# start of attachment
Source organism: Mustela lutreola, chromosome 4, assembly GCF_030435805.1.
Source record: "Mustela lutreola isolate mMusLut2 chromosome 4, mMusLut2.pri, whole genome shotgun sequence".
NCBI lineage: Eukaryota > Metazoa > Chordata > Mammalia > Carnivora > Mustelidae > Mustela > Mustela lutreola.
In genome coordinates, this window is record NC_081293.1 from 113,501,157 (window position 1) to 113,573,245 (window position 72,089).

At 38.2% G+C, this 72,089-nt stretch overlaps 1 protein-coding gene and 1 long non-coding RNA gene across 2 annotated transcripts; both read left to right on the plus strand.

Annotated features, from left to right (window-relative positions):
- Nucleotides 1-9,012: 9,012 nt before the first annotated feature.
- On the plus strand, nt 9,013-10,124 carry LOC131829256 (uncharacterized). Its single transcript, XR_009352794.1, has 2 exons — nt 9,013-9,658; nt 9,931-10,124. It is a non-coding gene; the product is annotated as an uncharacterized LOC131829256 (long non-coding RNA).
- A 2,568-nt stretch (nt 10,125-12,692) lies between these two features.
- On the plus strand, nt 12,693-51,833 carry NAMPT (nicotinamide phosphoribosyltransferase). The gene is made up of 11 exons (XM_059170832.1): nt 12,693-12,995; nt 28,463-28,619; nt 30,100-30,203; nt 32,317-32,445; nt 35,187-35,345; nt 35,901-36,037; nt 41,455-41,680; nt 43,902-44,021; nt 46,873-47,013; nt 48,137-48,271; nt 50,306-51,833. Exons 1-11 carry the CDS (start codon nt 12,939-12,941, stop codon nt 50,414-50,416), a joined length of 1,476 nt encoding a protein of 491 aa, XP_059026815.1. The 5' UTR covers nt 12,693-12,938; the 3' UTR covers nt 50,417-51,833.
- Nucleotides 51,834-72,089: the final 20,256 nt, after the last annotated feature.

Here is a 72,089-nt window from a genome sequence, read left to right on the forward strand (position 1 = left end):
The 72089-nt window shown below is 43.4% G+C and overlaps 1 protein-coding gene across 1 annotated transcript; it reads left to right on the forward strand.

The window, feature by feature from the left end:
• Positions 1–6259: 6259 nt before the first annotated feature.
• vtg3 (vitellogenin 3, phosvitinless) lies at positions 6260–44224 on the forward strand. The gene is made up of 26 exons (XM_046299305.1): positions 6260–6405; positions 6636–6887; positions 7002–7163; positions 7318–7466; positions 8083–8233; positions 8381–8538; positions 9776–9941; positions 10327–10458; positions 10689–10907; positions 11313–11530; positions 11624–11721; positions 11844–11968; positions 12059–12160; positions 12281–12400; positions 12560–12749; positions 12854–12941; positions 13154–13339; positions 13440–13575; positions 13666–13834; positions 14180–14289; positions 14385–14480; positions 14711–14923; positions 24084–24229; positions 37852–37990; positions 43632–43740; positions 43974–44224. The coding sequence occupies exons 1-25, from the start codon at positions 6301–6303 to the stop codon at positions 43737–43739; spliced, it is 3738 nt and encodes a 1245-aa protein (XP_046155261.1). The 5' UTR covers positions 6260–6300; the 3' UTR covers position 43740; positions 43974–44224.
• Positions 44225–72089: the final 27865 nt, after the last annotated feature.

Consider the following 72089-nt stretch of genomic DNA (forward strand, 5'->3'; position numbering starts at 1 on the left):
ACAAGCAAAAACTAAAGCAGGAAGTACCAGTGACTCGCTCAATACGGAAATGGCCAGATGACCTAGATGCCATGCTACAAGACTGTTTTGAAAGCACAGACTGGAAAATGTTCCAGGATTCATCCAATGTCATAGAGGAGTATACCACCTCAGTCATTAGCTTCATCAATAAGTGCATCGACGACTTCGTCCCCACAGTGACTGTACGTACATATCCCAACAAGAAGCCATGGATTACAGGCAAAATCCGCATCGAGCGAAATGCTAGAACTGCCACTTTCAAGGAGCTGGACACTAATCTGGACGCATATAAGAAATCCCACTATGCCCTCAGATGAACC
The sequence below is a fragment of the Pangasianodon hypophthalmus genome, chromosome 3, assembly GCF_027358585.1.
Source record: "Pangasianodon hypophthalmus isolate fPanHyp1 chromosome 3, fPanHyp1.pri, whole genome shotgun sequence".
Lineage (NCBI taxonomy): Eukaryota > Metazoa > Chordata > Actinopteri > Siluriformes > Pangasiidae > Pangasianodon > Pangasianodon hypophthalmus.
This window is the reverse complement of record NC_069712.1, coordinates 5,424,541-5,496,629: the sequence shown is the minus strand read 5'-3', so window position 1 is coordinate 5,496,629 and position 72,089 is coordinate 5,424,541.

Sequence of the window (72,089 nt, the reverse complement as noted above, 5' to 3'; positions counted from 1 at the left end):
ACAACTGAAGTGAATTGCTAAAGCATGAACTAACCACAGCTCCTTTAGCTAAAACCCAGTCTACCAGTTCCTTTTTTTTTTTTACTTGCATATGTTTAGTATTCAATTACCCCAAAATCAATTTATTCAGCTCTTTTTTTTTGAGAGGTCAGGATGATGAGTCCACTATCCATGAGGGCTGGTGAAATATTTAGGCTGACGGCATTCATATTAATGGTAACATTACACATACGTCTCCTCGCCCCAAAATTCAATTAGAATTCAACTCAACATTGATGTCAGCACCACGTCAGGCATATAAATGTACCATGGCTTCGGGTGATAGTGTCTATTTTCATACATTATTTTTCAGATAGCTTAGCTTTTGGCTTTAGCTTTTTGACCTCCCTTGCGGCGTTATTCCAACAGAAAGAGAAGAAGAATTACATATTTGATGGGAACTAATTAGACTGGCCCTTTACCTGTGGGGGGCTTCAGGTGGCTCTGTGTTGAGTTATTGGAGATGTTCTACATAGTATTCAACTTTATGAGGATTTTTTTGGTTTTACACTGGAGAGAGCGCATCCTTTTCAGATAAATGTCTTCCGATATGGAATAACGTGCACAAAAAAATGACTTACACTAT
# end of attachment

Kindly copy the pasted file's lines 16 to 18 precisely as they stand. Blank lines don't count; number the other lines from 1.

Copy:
• vtg3 (vitellogenin 3, phosvitinless) lies at positions 6260–44224 on the forward strand. The gene is made up of 26 exons (XM_046299305.1): positions 6260–6405; positions 6636–6887; positions 7002–7163; positions 7318–7466; positions 8083–8233; positions 8381–8538; positions 9776–9941; positions 10327–10458; positions 10689–10907; positions 11313–11530; positions 11624–11721; positions 11844–11968; positions 12059–12160; positions 12281–12400; positions 12560–12749; positions 12854–12941; positions 13154–13339; positions 13440–13575; positions 13666–13834; positions 14180–14289; positions 14385–14480; positions 14711–14923; positions 24084–24229; positions 37852–37990; positions 43632–43740; positions 43974–44224. The coding sequence occupies exons 1-25, from the start codon at positions 6301–6303 to the stop codon at positions 43737–43739; spliced, it is 3738 nt and encodes a 1245-aa protein (XP_046155261.1). The 5' UTR covers positions 6260–6300; the 3' UTR covers position 43740; positions 43974–44224.
• Positions 44225–72089: the final 27865 nt, after the last annotated feature.

Consider the following 72089-nt stretch of genomic DNA (forward strand, 5'->3'; position numbering starts at 1 on the left):